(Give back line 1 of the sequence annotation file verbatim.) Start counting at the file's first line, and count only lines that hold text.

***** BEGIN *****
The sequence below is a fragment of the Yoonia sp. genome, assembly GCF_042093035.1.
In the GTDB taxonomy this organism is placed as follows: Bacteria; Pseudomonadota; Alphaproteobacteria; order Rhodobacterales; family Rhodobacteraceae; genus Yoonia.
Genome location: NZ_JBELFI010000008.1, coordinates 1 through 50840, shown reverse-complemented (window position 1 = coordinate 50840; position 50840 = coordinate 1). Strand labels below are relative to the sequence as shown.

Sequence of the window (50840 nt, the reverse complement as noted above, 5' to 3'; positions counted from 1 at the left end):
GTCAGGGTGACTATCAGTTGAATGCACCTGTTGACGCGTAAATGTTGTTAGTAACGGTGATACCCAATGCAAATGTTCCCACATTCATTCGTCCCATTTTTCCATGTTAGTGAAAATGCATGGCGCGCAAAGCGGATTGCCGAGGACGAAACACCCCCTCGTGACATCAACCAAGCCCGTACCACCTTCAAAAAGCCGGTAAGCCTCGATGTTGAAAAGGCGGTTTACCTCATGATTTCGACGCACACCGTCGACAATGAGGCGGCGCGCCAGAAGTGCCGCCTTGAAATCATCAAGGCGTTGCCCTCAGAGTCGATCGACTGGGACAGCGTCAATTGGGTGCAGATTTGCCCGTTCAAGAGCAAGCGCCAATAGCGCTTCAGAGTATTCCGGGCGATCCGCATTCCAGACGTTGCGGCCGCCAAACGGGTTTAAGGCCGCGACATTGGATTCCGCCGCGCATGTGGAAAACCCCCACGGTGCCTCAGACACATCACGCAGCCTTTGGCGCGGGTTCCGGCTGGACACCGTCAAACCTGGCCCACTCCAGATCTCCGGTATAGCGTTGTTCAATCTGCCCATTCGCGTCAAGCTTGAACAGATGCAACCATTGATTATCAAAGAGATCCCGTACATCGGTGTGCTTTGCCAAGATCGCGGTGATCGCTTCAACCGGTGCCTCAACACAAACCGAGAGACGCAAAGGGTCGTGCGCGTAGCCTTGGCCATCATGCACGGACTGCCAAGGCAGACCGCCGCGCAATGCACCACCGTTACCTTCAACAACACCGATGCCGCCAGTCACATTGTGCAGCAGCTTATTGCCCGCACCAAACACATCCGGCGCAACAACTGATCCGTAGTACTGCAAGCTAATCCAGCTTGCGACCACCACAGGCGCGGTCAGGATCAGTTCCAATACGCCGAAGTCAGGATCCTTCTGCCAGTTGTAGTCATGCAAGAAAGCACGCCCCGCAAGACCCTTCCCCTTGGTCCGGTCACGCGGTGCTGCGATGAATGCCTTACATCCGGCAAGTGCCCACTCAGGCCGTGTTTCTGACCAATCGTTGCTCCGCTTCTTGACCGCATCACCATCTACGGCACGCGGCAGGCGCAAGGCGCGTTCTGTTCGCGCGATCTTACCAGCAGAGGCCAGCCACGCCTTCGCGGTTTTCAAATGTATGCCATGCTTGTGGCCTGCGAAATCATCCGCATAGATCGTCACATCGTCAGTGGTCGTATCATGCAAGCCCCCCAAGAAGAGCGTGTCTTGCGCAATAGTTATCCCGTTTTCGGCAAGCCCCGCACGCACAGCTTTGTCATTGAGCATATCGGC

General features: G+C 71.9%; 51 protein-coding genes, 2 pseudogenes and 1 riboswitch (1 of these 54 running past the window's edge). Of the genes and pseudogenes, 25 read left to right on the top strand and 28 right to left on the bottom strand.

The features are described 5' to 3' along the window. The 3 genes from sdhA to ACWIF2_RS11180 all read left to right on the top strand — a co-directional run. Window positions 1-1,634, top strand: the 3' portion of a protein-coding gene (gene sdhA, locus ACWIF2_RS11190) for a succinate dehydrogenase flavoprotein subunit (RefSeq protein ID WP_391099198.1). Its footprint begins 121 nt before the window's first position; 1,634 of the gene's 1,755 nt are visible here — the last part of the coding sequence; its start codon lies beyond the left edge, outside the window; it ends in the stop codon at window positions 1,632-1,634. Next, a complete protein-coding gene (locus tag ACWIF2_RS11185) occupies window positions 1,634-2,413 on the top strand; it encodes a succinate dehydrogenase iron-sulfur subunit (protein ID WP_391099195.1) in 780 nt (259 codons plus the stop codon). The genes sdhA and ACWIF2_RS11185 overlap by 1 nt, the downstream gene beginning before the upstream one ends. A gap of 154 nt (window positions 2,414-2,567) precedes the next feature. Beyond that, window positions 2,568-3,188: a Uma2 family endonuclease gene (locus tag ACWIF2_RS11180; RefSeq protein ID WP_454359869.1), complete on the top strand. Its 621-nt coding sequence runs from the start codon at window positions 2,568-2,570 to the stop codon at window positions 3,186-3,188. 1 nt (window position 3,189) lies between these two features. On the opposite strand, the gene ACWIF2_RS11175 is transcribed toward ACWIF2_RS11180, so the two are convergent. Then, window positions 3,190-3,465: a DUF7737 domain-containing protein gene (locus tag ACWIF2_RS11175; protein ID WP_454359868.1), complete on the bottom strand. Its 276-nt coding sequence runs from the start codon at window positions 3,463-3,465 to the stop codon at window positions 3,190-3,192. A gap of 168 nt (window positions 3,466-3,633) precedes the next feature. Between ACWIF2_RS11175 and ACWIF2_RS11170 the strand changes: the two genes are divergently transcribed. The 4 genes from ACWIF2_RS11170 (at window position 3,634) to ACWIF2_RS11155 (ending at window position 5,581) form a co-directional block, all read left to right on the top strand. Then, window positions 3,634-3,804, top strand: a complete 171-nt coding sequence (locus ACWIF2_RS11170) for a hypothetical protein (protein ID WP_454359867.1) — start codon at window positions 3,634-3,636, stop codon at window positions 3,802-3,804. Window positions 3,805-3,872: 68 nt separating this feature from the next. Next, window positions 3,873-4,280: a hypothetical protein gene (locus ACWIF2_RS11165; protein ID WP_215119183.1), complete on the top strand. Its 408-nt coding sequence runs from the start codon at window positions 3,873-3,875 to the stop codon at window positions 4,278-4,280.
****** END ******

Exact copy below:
The sequence below is a fragment of the Yoonia sp. genome, assembly GCF_042093035.1.